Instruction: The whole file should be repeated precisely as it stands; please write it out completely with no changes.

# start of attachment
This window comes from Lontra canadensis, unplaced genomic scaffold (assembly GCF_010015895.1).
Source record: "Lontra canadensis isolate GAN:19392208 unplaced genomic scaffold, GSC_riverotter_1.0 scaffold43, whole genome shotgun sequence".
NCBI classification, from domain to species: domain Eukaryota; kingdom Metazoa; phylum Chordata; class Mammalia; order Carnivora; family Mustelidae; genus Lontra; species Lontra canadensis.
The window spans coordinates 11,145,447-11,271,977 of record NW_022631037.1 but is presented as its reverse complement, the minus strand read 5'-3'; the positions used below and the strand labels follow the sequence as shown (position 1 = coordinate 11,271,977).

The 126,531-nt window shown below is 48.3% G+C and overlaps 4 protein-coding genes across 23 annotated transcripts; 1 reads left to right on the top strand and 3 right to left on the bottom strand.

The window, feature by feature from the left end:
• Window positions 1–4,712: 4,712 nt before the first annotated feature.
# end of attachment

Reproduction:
This window comes from Lontra canadensis, unplaced genomic scaffold (assembly GCF_010015895.1).
Source record: "Lontra canadensis isolate GAN:19392208 unplaced genomic scaffold, GSC_riverotter_1.0 scaffold43, whole genome shotgun sequence".
NCBI classification, from domain to species: domain Eukaryota; kingdom Metazoa; phylum Chordata; class Mammalia; order Carnivora; family Mustelidae; genus Lontra; species Lontra canadensis.
The window spans coordinates 11,145,447-11,271,977 of record NW_022631037.1 but is presented as its reverse complement, the minus strand read 5'-3'; the positions used below and the strand labels follow the sequence as shown (position 1 = coordinate 11,271,977).

The 126,531-nt window shown below is 48.3% G+C and overlaps 4 protein-coding genes across 23 annotated transcripts; 1 reads left to right on the top strand and 3 right to left on the bottom strand.

The window, feature by feature from the left end:
• Window positions 1–4,712: 4,712 nt before the first annotated feature.